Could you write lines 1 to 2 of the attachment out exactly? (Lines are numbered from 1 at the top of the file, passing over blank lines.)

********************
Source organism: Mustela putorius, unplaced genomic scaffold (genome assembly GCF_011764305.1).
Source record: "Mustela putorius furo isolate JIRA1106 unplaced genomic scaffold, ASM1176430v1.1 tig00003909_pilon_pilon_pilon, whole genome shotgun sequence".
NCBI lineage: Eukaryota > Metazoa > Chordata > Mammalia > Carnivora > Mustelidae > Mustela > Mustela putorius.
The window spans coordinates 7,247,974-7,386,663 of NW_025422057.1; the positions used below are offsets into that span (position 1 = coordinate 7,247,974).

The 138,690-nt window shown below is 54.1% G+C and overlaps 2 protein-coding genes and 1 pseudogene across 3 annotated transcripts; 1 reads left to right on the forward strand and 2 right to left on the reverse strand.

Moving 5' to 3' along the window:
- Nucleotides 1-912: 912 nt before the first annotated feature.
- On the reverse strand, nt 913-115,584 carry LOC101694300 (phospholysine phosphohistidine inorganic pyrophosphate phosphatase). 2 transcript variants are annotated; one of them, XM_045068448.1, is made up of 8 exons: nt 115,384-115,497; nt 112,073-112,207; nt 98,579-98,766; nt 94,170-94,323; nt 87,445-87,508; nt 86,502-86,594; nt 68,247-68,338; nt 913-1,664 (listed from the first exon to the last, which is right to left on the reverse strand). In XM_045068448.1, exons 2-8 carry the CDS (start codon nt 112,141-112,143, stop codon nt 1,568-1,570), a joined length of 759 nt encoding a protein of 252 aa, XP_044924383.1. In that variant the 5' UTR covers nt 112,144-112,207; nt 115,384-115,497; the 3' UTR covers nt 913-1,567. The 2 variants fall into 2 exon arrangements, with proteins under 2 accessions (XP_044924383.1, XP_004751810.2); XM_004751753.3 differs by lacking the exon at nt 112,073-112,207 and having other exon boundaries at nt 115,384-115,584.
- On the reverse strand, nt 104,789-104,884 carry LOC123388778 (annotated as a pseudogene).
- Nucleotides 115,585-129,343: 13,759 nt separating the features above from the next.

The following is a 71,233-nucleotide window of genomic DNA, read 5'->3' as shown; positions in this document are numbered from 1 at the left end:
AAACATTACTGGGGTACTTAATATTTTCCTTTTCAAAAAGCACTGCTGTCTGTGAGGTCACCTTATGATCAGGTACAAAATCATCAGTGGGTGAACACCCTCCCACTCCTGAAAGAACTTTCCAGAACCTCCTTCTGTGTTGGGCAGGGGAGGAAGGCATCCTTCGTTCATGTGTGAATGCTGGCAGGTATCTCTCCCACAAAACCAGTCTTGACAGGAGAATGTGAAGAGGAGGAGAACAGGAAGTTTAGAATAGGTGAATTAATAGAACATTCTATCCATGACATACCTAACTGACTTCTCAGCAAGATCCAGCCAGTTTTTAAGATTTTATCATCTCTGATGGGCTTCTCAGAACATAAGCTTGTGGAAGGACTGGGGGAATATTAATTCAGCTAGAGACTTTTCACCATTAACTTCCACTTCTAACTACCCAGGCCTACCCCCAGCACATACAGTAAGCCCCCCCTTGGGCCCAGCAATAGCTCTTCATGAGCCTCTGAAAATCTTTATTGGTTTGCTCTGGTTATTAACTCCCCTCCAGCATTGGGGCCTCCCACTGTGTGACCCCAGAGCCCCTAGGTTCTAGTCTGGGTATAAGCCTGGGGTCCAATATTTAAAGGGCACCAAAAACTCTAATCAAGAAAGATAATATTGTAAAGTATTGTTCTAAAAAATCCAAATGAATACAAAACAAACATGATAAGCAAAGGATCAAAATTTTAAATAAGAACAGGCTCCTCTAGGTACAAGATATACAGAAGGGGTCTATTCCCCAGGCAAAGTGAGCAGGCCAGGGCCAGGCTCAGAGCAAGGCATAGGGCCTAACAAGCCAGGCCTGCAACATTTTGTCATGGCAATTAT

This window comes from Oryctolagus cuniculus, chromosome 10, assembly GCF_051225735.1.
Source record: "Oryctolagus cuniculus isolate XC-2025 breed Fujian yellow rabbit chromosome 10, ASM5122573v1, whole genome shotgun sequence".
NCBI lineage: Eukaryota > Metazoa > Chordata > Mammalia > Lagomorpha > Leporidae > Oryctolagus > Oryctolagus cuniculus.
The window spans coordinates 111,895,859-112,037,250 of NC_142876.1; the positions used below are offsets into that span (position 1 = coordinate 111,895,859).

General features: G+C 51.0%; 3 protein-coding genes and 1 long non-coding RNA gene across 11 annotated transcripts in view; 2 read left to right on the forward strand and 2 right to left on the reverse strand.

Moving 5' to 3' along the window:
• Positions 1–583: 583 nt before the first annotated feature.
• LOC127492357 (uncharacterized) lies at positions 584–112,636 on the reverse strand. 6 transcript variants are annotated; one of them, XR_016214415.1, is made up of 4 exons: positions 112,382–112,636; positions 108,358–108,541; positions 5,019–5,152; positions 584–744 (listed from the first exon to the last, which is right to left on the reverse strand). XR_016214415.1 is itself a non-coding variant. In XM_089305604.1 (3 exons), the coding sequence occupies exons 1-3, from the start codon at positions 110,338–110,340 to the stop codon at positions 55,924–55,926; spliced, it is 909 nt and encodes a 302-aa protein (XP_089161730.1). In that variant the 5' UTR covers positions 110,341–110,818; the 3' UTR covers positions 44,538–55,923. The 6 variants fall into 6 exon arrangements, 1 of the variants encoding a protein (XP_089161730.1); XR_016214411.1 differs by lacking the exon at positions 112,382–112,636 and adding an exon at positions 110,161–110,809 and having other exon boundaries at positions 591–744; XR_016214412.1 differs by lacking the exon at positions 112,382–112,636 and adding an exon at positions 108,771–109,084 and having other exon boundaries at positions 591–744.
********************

Source organism: Mustela putorius, unplaced genomic scaffold (genome assembly GCF_011764305.1).
Source record: "Mustela putorius furo isolate JIRA1106 unplaced genomic scaffold, ASM1176430v1.1 tig00003909_pilon_pilon_pilon, whole genome shotgun sequence".